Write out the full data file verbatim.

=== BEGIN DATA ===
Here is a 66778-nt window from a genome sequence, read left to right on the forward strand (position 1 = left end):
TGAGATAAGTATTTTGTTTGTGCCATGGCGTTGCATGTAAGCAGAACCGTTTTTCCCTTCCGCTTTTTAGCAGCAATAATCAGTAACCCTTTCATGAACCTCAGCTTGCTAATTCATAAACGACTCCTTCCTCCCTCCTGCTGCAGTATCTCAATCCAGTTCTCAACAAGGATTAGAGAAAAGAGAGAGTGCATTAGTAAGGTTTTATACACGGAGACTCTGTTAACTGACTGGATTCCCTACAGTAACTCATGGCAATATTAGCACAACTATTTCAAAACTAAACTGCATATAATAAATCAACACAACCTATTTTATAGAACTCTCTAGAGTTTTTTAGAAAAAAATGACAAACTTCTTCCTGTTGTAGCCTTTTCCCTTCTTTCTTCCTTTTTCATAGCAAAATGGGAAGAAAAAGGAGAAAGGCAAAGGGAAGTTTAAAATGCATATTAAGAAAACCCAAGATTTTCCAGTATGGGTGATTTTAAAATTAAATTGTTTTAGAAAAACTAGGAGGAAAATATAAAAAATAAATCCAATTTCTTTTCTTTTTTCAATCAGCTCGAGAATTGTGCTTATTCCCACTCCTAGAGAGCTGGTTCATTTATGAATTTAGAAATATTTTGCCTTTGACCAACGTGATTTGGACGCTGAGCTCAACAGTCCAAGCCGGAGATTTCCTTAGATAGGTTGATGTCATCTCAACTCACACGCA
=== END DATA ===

Here is a 66778-nt window from a genome sequence, read left to right on the forward strand (position 1 = left end):
TGAGATAAGTATTTTGTTTGTGCCATGGCGTTGCATGTAAGCAGAACCGTTTTTCCCTTCCGCTTTTTAGCAGCAATAATCAGTAACCCTTTCATGAACCTCAGCTTGCTAATTCATAAACGACTCCTTCCTCCCTCCTGCTGCAGTATCTCAATCCAGTTCTCAACAAGGATTAGAGAAAAGAGAGAGTGCATTAGTAAGGTTTTATACACGGAGACTCTGTTAACTGACTGGATTCCCTACAGTAACTCATGGCAATATTAGCACAACTATTTCAAAACTAAACTGCATATAATAAATCAACACAACCTATTTTATAGAACTCTCTAGAGTTTTTTAGAAAAAAATGACAAACTTCTTCCTGTTGTAGCCTTTTCCCTTCTTTCTTCCTTTTTCATAGCAAAATGGGAAGAAAAAGGAGAAAGGCAAAGGGAAGTTTAAAATGCATATTAAGAAAACCCAAGATTTTCCAGTATGGGTGATTTTAAAATTAAATTGTTTTAGAAAAACTAGGAGGAAAATATAAAAAATAAATCCAATTTCTTTTCTTTTTTCAATCAGCTCGAGAATTGTGCTTATTCCCACTCCTAGAGAGCTGGTTCATTTATGAATTTAGAAATATTTTGCCTTTGACCAACGTGATTTGGACGCTGAGCTCAACAGTCCAAGCCGGAGATTTCCTTAGATAGGTTGATGTCATCTCAACTCACACGCA